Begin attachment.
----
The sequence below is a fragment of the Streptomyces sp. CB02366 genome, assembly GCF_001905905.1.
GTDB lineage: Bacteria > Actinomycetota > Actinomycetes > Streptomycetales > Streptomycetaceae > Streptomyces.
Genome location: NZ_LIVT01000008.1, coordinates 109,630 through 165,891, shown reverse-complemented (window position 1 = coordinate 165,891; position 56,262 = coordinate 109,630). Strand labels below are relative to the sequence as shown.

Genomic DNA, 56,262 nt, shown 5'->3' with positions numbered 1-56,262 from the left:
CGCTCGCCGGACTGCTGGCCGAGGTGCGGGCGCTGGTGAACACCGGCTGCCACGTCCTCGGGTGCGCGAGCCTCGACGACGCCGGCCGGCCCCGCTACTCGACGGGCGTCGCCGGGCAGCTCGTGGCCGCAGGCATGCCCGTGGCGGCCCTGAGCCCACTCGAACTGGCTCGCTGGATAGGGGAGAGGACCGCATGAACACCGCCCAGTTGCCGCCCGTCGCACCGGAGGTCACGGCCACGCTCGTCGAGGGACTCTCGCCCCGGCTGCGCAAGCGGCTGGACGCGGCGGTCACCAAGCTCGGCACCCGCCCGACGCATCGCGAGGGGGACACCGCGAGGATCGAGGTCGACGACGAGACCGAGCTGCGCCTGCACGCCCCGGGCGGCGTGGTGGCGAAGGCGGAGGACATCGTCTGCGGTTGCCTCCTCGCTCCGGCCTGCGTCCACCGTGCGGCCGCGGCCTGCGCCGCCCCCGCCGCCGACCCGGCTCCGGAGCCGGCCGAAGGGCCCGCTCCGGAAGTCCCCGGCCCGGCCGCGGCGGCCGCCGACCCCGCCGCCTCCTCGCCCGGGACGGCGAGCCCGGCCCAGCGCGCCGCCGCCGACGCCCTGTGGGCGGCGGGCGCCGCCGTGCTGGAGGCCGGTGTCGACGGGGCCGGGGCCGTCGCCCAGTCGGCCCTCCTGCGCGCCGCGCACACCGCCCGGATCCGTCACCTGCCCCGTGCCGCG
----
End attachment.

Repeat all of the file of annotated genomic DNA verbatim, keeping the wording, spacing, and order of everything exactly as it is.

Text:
The sequence below is a fragment of the Streptomyces sp. CB02366 genome, assembly GCF_001905905.1.
GTDB lineage: Bacteria > Actinomycetota > Actinomycetes > Streptomycetales > Streptomycetaceae > Streptomyces.
Genome location: NZ_LIVT01000008.1, coordinates 109,630 through 165,891, shown reverse-complemented (window position 1 = coordinate 165,891; position 56,262 = coordinate 109,630). Strand labels below are relative to the sequence as shown.

Genomic DNA, 56,262 nt, shown 5'->3' with positions numbered 1-56,262 from the left:
CGCTCGCCGGACTGCTGGCCGAGGTGCGGGCGCTGGTGAACACCGGCTGCCACGTCCTCGGGTGCGCGAGCCTCGACGACGCCGGCCGGCCCCGCTACTCGACGGGCGTCGCCGGGCAGCTCGTGGCCGCAGGCATGCCCGTGGCGGCCCTGAGCCCACTCGAACTGGCTCGCTGGATAGGGGAGAGGACCGCATGAACACCGCCCAGTTGCCGCCCGTCGCACCGGAGGTCACGGCCACGCTCGTCGAGGGACTCTCGCCCCGGCTGCGCAAGCGGCTGGACGCGGCGGTCACCAAGCTCGGCACCCGCCCGACGCATCGCGAGGGGGACACCGCGAGGATCGAGGTCGACGACGAGACCGAGCTGCGCCTGCACGCCCCGGGCGGCGTGGTGGCGAAGGCGGAGGACATCGTCTGCGGTTGCCTCCTCGCTCCGGCCTGCGTCCACCGTGCGGCCGCGGCCTGCGCCGCCCCCGCCGCCGACCCGGCTCCGGAGCCGGCCGAAGGGCCCGCTCCGGAAGTCCCCGGCCCGGCCGCGGCGGCCGCCGACCCCGCCGCCTCCTCGCCCGGGACGGCGAGCCCGGCCCAGCGCGCCGCCGCCGACGCCCTGTGGGCGGCGGGCGCCGCCGTGCTGGAGGCCGGTGTCGACGGGGCCGGGGCCGTCGCCCAGTCGGCCCTCCTGCGCGCCGCGCACACCGCCCGGATCCGTCACCTGCCCCGTGCCGCG